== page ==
Definition of Protest


search - explain Protest

Protest -- 1. (USA) The procedural means by which an importer, consignee, or other designated party may challenge a customs decision.
2. An action required to be taken in some countries in order to protect one's rights to seek legal remedies when a collection is dishonored.

historic definition...

Protest -- A notarial certificate that a promissory note or bill of exchange has been presented for acceptance or for payment and that acceptance or payment has been refused. On the day of the maturity of a note or bill of exchange (the day on which payment is due) or the day on which a bill of exchange should be presented for acceptance the notary, with the instrument in his possession, must present it at the place where it is payable or where acceptance is to be made and on refusal or failure to obtain payment or acceptance he must notify in person or by mail the indorsers (in case of a bill of exchange that is without indorsement he must notify the drawer). If no place of payment in the case of a bill or note calling for payment is mentioned in the instrument it must be presented at the place of business of the payer (the one who is to pay it) ; if there is no such place of business then it must be presented at the payer's place of residence. When a draft or note is not paid at maturity and it is formally protested and so inscribed this step establishes a basis of proceeding by law for the collection of the amount of it. When an indorsed draft or note is protested a demand for its payment may be made upon the indorser. The amount of a protest fee is added to and becomes part of the principal. Interest continues on the whole until payment of the note is finally made. The effect of a protest is to prevent the release of the indorsers on an instrument. Such parties are discharged if the instrument is not protested. When a bill has been noted the protest may be extended as of (back to) the day of noting. The protest should be commenced on the day on which acceptance or payment is refused, but it may be drawn up and completed at any time before the commencement of suit or even before or during trial and be antedated accordingly. If a bank holds for collection a check which has been allowed to go to protest and if the drawer afterwards makes a sufficient deposit to cover the check, without specific instructions, the bank may apply the deposit to the payment of the check. The authority of the bank to make the collection continues, the maker of the check has not revoked the authority to pay contained in it, he has made a general deposit without any instructions as to the disposition which is to be made of it and every element is present which is necessary to confer upon the bank a right to honor the check.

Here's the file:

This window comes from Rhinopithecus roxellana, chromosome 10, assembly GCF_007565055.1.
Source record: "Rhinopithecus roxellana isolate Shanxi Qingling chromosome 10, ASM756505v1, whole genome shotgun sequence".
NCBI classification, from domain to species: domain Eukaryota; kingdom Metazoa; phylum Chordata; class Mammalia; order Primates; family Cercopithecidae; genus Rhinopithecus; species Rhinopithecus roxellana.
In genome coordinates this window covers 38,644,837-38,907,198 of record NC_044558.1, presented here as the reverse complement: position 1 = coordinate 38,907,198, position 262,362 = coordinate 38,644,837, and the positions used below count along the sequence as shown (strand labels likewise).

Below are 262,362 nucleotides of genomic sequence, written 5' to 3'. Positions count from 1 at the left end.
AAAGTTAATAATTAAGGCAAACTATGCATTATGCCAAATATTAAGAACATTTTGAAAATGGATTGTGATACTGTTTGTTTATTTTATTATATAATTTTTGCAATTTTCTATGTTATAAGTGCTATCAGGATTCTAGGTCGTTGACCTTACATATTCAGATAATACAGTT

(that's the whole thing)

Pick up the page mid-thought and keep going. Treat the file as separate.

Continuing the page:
About the author

Mark McCracken

Author: Mark McCracken is a corporate trainer and author living in Higashi Osaka, Japan. He is the author of thousands of online articles as well as the Business English textbook, "25 Business Skills in English".

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